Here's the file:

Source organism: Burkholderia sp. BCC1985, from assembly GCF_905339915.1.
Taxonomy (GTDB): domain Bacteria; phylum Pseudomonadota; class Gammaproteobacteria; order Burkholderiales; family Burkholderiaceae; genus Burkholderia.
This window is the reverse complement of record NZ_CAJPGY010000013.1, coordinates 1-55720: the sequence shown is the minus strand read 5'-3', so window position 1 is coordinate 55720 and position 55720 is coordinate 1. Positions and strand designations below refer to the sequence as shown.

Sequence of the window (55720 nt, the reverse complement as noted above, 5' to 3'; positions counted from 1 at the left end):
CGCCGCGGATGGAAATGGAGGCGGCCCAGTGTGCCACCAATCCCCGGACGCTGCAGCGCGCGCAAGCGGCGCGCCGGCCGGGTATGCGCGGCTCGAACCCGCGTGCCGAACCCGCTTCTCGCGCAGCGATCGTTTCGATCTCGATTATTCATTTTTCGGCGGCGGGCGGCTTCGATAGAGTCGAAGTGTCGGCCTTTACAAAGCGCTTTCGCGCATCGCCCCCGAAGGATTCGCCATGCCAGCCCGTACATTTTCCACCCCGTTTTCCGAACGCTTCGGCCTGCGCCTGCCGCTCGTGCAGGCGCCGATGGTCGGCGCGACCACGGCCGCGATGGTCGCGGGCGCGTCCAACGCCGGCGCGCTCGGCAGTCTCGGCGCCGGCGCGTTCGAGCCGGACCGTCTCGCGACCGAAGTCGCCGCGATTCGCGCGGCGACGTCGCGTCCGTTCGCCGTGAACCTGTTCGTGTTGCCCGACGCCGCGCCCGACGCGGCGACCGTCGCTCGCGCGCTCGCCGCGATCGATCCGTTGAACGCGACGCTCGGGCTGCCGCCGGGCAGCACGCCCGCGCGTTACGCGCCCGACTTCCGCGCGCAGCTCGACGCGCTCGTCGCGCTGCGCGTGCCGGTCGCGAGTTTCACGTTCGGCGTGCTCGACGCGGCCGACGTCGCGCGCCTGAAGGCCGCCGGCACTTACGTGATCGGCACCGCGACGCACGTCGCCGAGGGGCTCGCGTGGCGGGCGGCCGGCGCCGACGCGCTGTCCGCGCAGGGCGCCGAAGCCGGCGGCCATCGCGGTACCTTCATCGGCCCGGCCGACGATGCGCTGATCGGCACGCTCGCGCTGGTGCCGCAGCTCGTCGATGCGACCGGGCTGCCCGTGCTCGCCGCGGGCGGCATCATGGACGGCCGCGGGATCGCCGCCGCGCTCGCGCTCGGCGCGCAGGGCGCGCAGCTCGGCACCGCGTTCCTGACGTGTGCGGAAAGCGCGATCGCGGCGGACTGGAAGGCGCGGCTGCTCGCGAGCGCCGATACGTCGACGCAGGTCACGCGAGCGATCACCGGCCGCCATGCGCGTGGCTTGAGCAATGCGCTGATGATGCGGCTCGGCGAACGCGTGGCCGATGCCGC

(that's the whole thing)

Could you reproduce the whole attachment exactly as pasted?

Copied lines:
Source organism: Burkholderia sp. BCC1985, from assembly GCF_905339915.1.
Taxonomy (GTDB): domain Bacteria; phylum Pseudomonadota; class Gammaproteobacteria; order Burkholderiales; family Burkholderiaceae; genus Burkholderia.
This window is the reverse complement of record NZ_CAJPGY010000013.1, coordinates 1-55720: the sequence shown is the minus strand read 5'-3', so window position 1 is coordinate 55720 and position 55720 is coordinate 1. Positions and strand designations below refer to the sequence as shown.

Sequence of the window (55720 nt, the reverse complement as noted above, 5' to 3'; positions counted from 1 at the left end):
CGCCGCGGATGGAAATGGAGGCGGCCCAGTGTGCCACCAATCCCCGGACGCTGCAGCGCGCGCAAGCGGCGCGCCGGCCGGGTATGCGCGGCTCGAACCCGCGTGCCGAACCCGCTTCTCGCGCAGCGATCGTTTCGATCTCGATTATTCATTTTTCGGCGGCGGGCGGCTTCGATAGAGTCGAAGTGTCGGCCTTTACAAAGCGCTTTCGCGCATCGCCCCCGAAGGATTCGCCATGCCAGCCCGTACATTTTCCACCCCGTTTTCCGAACGCTTCGGCCTGCGCCTGCCGCTCGTGCAGGCGCCGATGGTCGGCGCGACCACGGCCGCGATGGTCGCGGGCGCGTCCAACGCCGGCGCGCTCGGCAGTCTCGGCGCCGGCGCGTTCGAGCCGGACCGTCTCGCGACCGAAGTCGCCGCGATTCGCGCGGCGACGTCGCGTCCGTTCGCCGTGAACCTGTTCGTGTTGCCCGACGCCGCGCCCGACGCGGCGACCGTCGCTCGCGCGCTCGCCGCGATCGATCCGTTGAACGCGACGCTCGGGCTGCCGCCGGGCAGCACGCCCGCGCGTTACGCGCCCGACTTCCGCGCGCAGCTCGACGCGCTCGTCGCGCTGCGCGTGCCGGTCGCGAGTTTCACGTTCGGCGTGCTCGACGCGGCCGACGTCGCGCGCCTGAAGGCCGCCGGCACTTACGTGATCGGCACCGCGACGCACGTCGCCGAGGGGCTCGCGTGGCGGGCGGCCGGCGCCGACGCGCTGTCCGCGCAGGGCGCCGAAGCCGGCGGCCATCGCGGTACCTTCATCGGCCCGGCCGACGATGCGCTGATCGGCACGCTCGCGCTGGTGCCGCAGCTCGTCGATGCGACCGGGCTGCCCGTGCTCGCCGCGGGCGGCATCATGGACGGCCGCGGGATCGCCGCCGCGCTCGCGCTCGGCGCGCAGGGCGCGCAGCTCGGCACCGCGTTCCTGACGTGTGCGGAAAGCGCGATCGCGGCGGACTGGAAGGCGCGGCTGCTCGCGAGCGCCGATACGTCGACGCAGGTCACGCGAGCGATCACCGGCCGCCATGCGCGTGGCTTGAGCAATGCGCTGATGATGCGGCTCGGCGAACGCGTGGCCGATGCCGC